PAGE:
Since World Suicide Prevention Day, recognizing the reality of suicide helps people view these deaths with more understanding and compassion, and recognizes the importance of helping others get help. , can help you deal with your own mental health issues if you’re struggling, says Nami.
Below, experts dispel common myths about suicide.
Myth: Everyone who attempts suicide has a mental illness
“Only certain people experience suicidal thoughts and have mental health conditions,” said clinical psychologist Michael Roske, senior director of the Newport Health Care Center for Research and Innovation. is one of the myths,” he said.
“Many people don’t necessarily fit the criteria for a mental health disorder, but in very stressful situations, losing important jobs, learning about long-term infidelity with their spouses, and thinking, ‘Oh my god, how did you do that?’ I don’t know if I will survive
According to NAMI, other factors may include life stressors such as crime or legal issues, persecution, eviction or homelessness, grief, devastating or debilitating illness, trauma and other crises. I have.
Myth: People who attempt suicide are selfish
“The word selfish has a pejorative connotation and it seems that someone is making this decision for reasons that are usually fun,” says Roeske. “Perhaps myopia is a better way of saying that their focus is really limited to what’s in front of them. And they can’t see the larger context of life’s history, relationships, dimensions of things.”
According to Roeske, people who attempt or kill themselves often want to end the struggle or think of themselves as a burden to their loved ones.
“It’s not a selfish piece of work in the sense that someone makes a decision for their own good,” he added. I’m stressed.I’m so sad because I needed this opportunity to escape.I don’t think I have any other choice.”
Misconception: Suicide Intimidation Gets Attention
Some people think that people who express suicidal thoughts are attention seekers, or that they are aware of the sympathy they may generate but have no intention of dying.
“Regardless of how you react to it, you have to take seriously that there is a kernel of truth in it,” says Roeske, “that this person really feels this (and) I am suffering so much,” he said.
Myth: Suicide is a Choice
“This is a pretty big philosophical question. Where does free will come from? Are we the result of experience?” Roske said. He said the way people with suicidal thoughts think is similar to the way people with substance abuse disorders and chronic relapses think.
“They are not intentionally choosing substances over their children. We haven’t let it down,” says Roeske. Because of neurochemical changes, such individuals are limited in their ability to make perfect choices about what they think is possible and what they can do.
Suicide has a certain degree of will, Roeske said, but suicidal thoughts can be so overwhelming that they overshadow everything else.
Myth: Talking about it leads to or encourages suicide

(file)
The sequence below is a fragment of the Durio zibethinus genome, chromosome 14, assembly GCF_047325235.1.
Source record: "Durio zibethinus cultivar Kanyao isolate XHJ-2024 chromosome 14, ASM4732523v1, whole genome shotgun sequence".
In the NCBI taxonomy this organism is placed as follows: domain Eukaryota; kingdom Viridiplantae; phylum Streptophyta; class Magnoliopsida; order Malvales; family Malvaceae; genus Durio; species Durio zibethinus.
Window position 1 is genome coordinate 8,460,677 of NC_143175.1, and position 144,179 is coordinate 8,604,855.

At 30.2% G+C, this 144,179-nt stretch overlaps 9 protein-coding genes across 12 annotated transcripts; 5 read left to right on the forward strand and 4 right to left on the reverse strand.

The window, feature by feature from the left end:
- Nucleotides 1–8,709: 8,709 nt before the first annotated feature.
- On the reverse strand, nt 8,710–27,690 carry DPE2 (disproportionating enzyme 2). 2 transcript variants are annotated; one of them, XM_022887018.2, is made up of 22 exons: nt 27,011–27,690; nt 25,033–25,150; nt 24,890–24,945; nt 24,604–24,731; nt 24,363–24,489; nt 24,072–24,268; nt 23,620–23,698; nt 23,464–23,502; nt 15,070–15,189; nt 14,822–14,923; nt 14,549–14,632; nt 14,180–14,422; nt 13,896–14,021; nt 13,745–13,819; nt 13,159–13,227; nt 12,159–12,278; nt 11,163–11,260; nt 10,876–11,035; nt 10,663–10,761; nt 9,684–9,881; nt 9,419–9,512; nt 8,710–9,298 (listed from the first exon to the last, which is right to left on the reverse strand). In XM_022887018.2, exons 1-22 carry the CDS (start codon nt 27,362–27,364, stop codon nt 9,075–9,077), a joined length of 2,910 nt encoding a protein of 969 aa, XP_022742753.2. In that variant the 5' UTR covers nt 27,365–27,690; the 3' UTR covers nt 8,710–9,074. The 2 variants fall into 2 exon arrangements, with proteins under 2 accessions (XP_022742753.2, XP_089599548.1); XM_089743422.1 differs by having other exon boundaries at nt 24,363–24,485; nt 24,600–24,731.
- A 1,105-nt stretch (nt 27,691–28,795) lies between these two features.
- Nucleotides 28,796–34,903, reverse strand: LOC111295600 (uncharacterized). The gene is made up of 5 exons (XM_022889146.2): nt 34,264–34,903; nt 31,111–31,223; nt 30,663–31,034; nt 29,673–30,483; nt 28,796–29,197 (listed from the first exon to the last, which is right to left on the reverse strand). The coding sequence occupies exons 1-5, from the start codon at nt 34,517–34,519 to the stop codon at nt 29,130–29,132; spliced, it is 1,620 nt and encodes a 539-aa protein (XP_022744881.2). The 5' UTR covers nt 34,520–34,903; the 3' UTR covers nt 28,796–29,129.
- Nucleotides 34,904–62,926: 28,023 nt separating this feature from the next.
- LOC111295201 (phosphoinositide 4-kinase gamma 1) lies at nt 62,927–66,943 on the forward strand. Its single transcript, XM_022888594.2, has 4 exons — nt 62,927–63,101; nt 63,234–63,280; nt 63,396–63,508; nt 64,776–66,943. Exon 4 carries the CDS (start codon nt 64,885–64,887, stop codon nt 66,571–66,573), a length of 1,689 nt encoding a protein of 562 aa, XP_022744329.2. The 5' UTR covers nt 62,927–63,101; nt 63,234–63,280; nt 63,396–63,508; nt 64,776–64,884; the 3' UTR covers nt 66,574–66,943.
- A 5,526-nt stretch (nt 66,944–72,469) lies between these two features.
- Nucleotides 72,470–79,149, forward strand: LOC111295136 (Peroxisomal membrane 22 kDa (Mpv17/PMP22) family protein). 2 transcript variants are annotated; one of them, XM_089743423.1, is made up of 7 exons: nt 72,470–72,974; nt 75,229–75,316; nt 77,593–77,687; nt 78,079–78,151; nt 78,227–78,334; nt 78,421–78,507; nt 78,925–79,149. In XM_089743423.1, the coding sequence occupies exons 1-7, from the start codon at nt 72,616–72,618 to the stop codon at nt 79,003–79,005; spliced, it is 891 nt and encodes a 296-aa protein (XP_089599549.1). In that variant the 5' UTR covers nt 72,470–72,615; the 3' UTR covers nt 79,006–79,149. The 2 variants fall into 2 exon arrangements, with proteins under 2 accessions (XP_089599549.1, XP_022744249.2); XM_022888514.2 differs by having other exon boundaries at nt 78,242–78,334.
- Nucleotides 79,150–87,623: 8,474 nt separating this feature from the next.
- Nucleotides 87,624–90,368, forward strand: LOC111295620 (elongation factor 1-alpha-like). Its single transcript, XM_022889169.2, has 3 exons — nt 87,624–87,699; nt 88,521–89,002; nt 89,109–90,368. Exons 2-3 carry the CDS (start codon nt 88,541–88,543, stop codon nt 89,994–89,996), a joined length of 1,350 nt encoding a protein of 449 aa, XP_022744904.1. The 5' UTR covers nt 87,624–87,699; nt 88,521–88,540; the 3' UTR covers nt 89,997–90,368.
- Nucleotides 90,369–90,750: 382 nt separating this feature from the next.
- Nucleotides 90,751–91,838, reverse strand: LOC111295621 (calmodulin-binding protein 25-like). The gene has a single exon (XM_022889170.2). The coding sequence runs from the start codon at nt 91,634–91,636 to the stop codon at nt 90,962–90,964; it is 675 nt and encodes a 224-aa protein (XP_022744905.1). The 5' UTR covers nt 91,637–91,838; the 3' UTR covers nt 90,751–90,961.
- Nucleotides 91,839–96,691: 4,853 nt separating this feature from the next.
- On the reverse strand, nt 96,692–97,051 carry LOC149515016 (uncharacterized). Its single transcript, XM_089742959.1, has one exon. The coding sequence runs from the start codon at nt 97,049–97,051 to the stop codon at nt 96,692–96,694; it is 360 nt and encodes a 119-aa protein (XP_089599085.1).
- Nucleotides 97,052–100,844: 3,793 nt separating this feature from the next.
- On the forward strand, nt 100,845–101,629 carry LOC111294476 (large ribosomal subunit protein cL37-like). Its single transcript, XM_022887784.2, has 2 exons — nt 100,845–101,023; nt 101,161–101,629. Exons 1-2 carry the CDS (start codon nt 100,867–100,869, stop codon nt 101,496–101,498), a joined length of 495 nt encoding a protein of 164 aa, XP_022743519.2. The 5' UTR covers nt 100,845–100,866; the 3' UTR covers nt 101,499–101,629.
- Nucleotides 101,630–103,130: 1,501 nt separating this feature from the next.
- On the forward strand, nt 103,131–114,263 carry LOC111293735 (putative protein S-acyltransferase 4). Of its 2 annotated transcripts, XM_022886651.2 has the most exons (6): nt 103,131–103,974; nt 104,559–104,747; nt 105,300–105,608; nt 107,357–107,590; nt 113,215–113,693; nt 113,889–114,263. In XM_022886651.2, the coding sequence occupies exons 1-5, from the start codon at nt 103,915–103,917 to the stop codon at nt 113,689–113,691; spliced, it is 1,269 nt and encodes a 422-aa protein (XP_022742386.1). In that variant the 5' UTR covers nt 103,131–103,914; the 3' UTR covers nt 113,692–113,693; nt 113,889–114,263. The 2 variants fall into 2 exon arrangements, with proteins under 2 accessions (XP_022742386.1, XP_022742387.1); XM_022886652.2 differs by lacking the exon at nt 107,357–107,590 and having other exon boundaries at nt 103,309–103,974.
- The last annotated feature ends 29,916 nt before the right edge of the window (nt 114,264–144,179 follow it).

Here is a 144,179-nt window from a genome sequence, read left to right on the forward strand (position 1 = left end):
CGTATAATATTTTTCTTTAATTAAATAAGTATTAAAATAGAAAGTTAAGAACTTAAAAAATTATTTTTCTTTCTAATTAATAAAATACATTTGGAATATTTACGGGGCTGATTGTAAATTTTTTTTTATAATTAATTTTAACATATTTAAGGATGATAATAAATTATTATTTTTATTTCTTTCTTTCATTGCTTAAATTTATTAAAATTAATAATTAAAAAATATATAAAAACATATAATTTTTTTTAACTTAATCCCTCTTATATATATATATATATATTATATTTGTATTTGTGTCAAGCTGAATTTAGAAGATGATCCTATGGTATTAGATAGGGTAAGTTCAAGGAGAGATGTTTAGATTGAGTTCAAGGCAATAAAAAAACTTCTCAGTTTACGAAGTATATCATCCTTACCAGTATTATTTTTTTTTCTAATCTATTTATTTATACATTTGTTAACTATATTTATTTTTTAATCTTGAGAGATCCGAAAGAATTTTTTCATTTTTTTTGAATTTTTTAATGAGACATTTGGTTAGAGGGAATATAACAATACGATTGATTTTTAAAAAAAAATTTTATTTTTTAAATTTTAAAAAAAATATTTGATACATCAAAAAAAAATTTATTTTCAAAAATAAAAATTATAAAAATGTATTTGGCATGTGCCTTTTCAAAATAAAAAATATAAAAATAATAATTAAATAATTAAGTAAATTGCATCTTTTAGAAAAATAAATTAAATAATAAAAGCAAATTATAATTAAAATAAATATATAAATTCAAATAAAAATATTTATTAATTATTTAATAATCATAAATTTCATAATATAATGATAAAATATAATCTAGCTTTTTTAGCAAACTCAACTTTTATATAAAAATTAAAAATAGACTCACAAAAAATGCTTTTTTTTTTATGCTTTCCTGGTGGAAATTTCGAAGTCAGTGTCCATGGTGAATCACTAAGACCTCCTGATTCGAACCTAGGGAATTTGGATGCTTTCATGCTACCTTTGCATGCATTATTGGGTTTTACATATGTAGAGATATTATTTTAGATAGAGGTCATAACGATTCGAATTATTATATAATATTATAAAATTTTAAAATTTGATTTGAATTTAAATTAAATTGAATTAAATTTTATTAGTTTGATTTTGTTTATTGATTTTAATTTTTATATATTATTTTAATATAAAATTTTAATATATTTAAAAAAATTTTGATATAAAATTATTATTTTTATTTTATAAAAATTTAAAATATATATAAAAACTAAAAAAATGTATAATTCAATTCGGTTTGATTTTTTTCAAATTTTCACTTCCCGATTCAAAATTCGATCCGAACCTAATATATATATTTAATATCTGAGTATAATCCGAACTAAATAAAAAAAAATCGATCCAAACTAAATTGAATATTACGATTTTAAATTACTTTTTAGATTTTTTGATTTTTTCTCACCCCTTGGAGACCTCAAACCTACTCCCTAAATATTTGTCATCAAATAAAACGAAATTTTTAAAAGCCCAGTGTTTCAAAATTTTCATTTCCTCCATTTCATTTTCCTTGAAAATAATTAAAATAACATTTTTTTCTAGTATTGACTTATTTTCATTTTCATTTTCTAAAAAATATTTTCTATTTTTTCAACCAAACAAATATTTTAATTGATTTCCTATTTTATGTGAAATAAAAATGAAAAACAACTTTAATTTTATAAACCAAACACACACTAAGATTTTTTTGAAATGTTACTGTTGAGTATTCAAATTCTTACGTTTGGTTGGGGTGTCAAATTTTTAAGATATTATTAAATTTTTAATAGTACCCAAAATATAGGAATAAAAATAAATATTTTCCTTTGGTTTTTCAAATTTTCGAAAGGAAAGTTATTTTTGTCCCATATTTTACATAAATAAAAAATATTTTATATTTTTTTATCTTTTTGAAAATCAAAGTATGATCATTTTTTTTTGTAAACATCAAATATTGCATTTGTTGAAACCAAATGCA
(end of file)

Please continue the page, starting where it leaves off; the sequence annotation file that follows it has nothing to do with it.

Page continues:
One myth is, “The fear that talking about suicide will encourage suicide, so people will shy away from it,” Roeske said. “It doesn’t actually lead to an increase in suicide attempts,” he added.
According to NAMI, openly discussing suicide can help reduce stigma and empower people to seek help, reconsider their options and share their stories with others.
Myth: Feeling better eliminates suicide risk
“A clear resolution of the problem could mean that the person made a firm decision to die by suicide and that decision made them feel better,” the magazine said. .
Roeske said the biggest indicator of risk for subsequent suicide attempts is a past suicide attempt or having a family member or friend who has attempted suicide.
Depending on how loved ones and professionals respond to a person’s suicide attempt, temporary relief may be available or support efforts may be initiated, he added. What drove a person to attempt suicide may still be at work.
In addition, Roeske said, “method lethality may escalate.”
Myth: You Can’t Stop Suicide Attempts
Some people think it’s pointless to ask someone about suicide, says Justin Baker, clinical director of the Suicide and Trauma Reduction Initiative for Veterans at The Ohio State University Wexner Medical Center.
But Baker added that some studies have found that even when attempts are interrupted or survived, people can perceive them as “a new lease on life.”
A similar myth, according to the NAMI website, is that “when an individual has suicidal thoughts, they always remain suicidal.”
But Baker said there are factors that can influence the level or probability of suicide risk. Self-harm history and genetic makeup are fixed factors, but dynamic factors are situation-specific and therefore always changing, he says, NAMI.
According to the NAMI site, suicide is “often an attempt to control deep and painful emotions and thoughts.” Yes, but not permanently.Those who have had suicidal thoughts or attempted suicide can live long and successful lives.”
“People usually do what they want,” admitted Roeske.
“But there are things we can do along the way to help alleviate some of the problems that are happening to them,” he said. .”